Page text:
Exemptions and Life Insurance 

by | Nov 19, 2021

The Commercial Code defines “life insurance” (article 588) as the contract by which “the insurer undertakes, in accordance with the modality and limits established in the contract, to pay a sum of money to the contracting party or to the beneficiaries, if the insured dies or survives the stipulated date.”  For its part, the CMF points out that “life insurance” should be understood as “that contract that provides compensation to the beneficiaries, in case of death of the insured due to a cause covered in the policy.”

Under these definitions there are different modalities of life insurance: individual or collective, credit life insurance, whole life, temporary life, endowed life, life with savings, life with voluntary pension savings, etc.

Current tax situation:

Currently, the sums received by the beneficiaries of life insurance qualify as non-taxable income (NTI). Therefore,, they are not considered “taxable” or subject to a complementary first category or global tax. In addition, they are not considered in the Inheritance and Donations Tax, as the payment is made by a third party, and the insurance amount is not part of the deceased person’s wealth.

In general, this is consistent with the majority of countries’ treatment of life insurance. This is because, usually, life insurance is considered to fulfill a desirable social security function. Additionally, the life insurance industry has a regulated character and provides depth to the financial market. Life insurance is intrinsically, long-term savings instruments, and insurance companies must make longstanging investments with the policies they obtain from insurers. Thus, as a way to promote this “saving” and the social benefit that it carries, most laws establish a preferential tax treatment for them.

Life insurance with a saving component:

Life insurance with savings or “insurance with a single investment account”, in addition to the characteristics of ordinary life insurance, contain an investment account that generates profits.   This profit-earning can be completely variable, or have a minimum guaranteed by the insurer. Likewise, the insured may have different levels of control over the investments made through the account. The funds in the single investment account can be withdrawn by the insured prior to death, in accordance with the deadlines and requirements indicated in the policy, or they can be accumulated to the compensation perceived by the beneficiaries at the time of the insured’s death.

Investment accounts emerged as an alternative to improve the benefits that life insurance pays. The variable disposal  of the rentability of the investment account limits the risk of the insurer, and in most cases, allows to improve the compensation paid by life insurance. However, this tool that emerged to improve life insurance, in some cases is so predominant that makes the “insurer” disposition disappear from the life insurance.  Such is the case denominated as “wrapper”, which is a life insurance associated with an investment account in a bank, controlled directly or indirectly by the insured, and in which the compensation paid by the insurance is limited almost exclusively to existing funds in the investment account.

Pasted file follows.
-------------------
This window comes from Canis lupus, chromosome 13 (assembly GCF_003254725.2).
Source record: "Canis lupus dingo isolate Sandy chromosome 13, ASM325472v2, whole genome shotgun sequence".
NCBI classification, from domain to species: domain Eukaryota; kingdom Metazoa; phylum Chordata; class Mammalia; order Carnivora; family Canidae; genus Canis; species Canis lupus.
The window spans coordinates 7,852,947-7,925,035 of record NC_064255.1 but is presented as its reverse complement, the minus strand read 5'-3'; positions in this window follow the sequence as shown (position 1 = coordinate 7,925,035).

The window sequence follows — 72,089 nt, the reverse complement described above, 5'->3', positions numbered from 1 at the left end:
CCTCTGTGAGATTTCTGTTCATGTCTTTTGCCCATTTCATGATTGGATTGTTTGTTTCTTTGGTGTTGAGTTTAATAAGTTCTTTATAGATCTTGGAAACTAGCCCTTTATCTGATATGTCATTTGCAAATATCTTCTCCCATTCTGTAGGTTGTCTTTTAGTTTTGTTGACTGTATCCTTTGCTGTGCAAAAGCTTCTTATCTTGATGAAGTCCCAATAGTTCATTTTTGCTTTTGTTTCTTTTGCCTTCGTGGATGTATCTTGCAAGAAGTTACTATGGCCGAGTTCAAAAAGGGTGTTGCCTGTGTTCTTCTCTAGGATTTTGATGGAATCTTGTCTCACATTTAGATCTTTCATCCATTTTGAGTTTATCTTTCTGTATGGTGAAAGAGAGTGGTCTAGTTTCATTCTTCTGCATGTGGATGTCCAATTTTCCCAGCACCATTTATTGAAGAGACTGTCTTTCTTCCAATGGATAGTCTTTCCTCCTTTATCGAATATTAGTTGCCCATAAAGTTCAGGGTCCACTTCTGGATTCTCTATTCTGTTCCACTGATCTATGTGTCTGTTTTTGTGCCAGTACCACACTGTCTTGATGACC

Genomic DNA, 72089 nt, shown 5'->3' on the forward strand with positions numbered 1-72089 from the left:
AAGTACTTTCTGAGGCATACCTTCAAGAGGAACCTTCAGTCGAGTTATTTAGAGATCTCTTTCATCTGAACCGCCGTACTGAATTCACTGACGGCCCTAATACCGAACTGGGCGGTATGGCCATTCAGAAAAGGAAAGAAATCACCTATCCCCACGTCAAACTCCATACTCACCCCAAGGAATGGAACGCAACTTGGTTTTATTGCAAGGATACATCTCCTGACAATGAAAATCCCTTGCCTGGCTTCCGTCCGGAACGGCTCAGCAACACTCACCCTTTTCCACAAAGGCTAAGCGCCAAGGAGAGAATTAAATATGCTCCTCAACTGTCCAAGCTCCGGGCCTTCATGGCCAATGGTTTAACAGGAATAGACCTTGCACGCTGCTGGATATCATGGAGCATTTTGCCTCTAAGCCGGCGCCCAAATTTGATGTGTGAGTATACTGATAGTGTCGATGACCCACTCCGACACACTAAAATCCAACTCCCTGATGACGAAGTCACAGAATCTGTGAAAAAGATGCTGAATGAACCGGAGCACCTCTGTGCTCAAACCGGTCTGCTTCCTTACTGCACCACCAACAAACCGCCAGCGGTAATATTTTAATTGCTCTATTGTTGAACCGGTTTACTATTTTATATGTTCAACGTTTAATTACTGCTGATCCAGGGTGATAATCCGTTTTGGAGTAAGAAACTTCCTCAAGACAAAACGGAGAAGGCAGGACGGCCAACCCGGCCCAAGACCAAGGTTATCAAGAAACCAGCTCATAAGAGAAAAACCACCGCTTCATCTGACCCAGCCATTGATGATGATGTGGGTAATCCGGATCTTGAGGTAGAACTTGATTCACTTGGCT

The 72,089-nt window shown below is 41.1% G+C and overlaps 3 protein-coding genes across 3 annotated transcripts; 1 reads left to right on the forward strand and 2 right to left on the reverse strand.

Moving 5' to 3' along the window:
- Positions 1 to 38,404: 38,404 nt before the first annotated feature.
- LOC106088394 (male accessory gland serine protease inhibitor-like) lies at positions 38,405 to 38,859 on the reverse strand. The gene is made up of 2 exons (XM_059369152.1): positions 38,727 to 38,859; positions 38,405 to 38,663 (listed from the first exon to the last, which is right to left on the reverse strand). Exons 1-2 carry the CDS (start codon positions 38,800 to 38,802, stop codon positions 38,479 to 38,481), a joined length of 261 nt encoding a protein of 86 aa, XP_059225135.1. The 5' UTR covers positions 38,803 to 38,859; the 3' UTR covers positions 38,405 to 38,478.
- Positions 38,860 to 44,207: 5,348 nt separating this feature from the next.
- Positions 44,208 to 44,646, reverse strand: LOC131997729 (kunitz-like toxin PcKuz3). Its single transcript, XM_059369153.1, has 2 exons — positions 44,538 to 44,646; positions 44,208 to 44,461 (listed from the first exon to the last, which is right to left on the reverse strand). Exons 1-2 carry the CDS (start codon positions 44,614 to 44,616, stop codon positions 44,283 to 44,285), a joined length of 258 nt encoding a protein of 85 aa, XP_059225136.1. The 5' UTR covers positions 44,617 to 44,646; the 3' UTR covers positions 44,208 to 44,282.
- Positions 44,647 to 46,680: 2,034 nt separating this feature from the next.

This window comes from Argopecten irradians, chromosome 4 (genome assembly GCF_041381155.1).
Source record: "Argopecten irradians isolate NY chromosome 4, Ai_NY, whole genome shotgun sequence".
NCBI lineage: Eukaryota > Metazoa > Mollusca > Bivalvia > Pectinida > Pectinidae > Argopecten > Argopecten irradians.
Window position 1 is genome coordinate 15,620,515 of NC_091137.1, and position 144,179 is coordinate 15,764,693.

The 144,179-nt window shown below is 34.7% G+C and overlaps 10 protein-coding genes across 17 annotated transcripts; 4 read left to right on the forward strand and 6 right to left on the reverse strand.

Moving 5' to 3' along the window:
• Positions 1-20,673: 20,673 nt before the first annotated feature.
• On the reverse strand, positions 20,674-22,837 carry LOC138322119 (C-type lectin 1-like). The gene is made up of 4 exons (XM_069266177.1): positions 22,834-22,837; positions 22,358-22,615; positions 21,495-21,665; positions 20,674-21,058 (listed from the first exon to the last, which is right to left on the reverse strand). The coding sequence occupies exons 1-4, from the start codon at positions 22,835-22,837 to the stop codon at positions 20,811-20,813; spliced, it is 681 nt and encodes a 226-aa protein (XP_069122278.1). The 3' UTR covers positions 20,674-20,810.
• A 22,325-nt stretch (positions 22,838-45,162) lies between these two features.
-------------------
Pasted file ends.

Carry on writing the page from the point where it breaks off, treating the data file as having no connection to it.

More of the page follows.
Many countries have established rules to distinguish when life insurance is an insurance as such, and when it is a “wrapper” for an investment account. Limits are established on the incidence that the amount saved in the investment account may have on the total payment. For example, an insurance established with an investment account of USD 45.000, and that on the death of the insured pays the greater amount between the balance of the investment account and USD 1.000.000, in most cases it would be respected as life insurance, because the preponderant element is the “insurance” factor. On the contrary, an insurance that is established with an investment account of USD 985.000 and that the death of the insured pays the greater amount between the balance of the investment account and USD 1.000.000, normally would be assimilated to a bank investment account, and not insurance. The formulas are somewhat more complex, because they take into consideration the age of the insured, the deadline of the insurance and the mortality tables to determine if the insurance with an investment account keeps the nature of an “insurance”.